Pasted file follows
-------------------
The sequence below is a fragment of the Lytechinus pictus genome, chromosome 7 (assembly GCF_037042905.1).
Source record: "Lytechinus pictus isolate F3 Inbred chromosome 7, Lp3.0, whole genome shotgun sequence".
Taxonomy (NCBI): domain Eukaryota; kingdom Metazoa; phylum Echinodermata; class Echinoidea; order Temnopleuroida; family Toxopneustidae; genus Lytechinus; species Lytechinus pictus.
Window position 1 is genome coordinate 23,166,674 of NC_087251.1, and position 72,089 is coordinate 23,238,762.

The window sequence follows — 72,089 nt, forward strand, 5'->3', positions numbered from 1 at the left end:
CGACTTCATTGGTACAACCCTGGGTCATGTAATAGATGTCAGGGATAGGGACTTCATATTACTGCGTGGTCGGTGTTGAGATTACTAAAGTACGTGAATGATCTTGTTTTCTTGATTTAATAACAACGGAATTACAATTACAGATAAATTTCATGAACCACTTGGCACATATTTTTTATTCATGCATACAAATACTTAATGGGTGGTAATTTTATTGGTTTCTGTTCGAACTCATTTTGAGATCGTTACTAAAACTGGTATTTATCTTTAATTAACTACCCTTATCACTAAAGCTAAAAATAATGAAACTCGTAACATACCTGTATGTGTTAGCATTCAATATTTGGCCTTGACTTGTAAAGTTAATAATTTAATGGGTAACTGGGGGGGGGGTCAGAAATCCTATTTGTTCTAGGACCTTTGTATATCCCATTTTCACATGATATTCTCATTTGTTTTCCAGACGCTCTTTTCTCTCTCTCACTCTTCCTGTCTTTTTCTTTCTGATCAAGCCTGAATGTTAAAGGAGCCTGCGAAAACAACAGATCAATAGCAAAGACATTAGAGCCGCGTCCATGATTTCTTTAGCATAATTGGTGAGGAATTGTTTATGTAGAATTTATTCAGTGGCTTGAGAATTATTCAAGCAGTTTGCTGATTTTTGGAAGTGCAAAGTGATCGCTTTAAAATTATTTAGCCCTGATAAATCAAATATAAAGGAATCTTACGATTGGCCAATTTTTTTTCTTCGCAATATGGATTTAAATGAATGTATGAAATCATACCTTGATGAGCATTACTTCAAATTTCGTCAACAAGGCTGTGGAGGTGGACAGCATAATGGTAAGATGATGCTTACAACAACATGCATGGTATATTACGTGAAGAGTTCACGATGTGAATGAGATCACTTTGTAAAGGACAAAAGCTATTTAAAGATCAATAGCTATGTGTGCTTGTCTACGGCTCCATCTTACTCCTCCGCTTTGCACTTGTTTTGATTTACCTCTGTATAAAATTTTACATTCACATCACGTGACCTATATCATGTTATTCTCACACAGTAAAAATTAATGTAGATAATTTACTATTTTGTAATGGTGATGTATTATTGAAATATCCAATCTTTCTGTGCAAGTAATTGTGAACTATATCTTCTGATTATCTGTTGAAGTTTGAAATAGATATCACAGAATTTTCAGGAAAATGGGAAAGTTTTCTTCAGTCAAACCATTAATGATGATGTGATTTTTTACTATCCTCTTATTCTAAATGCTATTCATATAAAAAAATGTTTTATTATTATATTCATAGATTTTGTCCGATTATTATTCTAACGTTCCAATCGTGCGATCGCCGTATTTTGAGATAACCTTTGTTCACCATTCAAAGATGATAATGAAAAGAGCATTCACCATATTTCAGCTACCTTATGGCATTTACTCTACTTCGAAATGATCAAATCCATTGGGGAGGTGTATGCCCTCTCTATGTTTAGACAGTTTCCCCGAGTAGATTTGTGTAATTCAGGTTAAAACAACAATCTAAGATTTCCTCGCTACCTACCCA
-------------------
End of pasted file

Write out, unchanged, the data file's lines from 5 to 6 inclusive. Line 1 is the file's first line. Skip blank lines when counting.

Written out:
The window sequence follows — 72,089 nt, forward strand, 5'->3', positions numbered from 1 at the left end:
CGACTTCATTGGTACAACCCTGGGTCATGTAATAGATGTCAGGGATAGGGACTTCATATTACTGCGTGGTCGGTGTTGAGATTACTAAAGTACGTGAATGATCTTGTTTTCTTGATTTAATAACAACGGAATTACAATTACAGATAAATTTCATGAACCACTTGGCACATATTTTTTATTCATGCATACAAATACTTAATGGGTGGTAATTTTATTGGTTTCTGTTCGAACTCATTTTGAGATCGTTACTAAAACTGGTATTTATCTTTAATTAACTACCCTTATCACTAAAGCTAAAAATAATGAAACTCGTAACATACCTGTATGTGTTAGCATTCAATATTTGGCCTTGACTTGTAAAGTTAATAATTTAATGGGTAACTGGGGGGGGGGTCAGAAATCCTATTTGTTCTAGGACCTTTGTATATCCCATTTTCACATGATATTCTCATTTGTTTTCCAGACGCTCTTTTCTCTCTCTCACTCTTCCTGTCTTTTTCTTTCTGATCAAGCCTGAATGTTAAAGGAGCCTGCGAAAACAACAGATCAATAGCAAAGACATTAGAGCCGCGTCCATGATTTCTTTAGCATAATTGGTGAGGAATTGTTTATGTAGAATTTATTCAGTGGCTTGAGAATTATTCAAGCAGTTTGCTGATTTTTGGAAGTGCAAAGTGATCGCTTTAAAATTATTTAGCCCTGATAAATCAAATATAAAGGAATCTTACGATTGGCCAATTTTTTTTCTTCGCAATATGGATTTAAATGAATGTATGAAATCATACCTTGATGAGCATTACTTCAAATTTCGTCAACAAGGCTGTGGAGGTGGACAGCATAATGGTAAGATGATGCTTACAACAACATGCATGGTATATTACGTGAAGAGTTCACGATGTGAATGAGATCACTTTGTAAAGGACAAAAGCTATTTAAAGATCAATAGCTATGTGTGCTTGTCTACGGCTCCATCTTACTCCTCCGCTTTGCACTTGTTTTGATTTACCTCTGTATAAAATTTTACATTCACATCACGTGACCTATATCATGTTATTCTCACACAGTAAAAATTAATGTAGATAATTTACTATTTTGTAATGGTGATGTATTATTGAAATATCCAATCTTTCTGTGCAAGTAATTGTGAACTATATCTTCTGATTATCTGTTGAAGTTTGAAATAGATATCACAGAATTTTCAGGAAAATGGGAAAGTTTTCTTCAGTCAAACCATTAATGATGATGTGATTTTTTACTATCCTCTTATTCTAAATGCTATTCATATAAAAAAATGTTTTATTATTATATTCATAGATTTTGTCCGATTATTATTCTAACGTTCCAATCGTGCGATCGCCGTATTTTGAGATAACCTTTGTTCACCATTCAAAGATGATAATGAAAAGAGCATTCACCATATTTCAGCTACCTTATGGCATTTACTCTACTTCGAAATGATCAAATCCATTGGGGAGGTGTATGCCCTCTCTATGTTTAGACAGTTTCCCCGAGTAGATTTGTGTAATTCAGGTTAAAACAACAATCTAAGATTTCCTCGCTACCTACCCA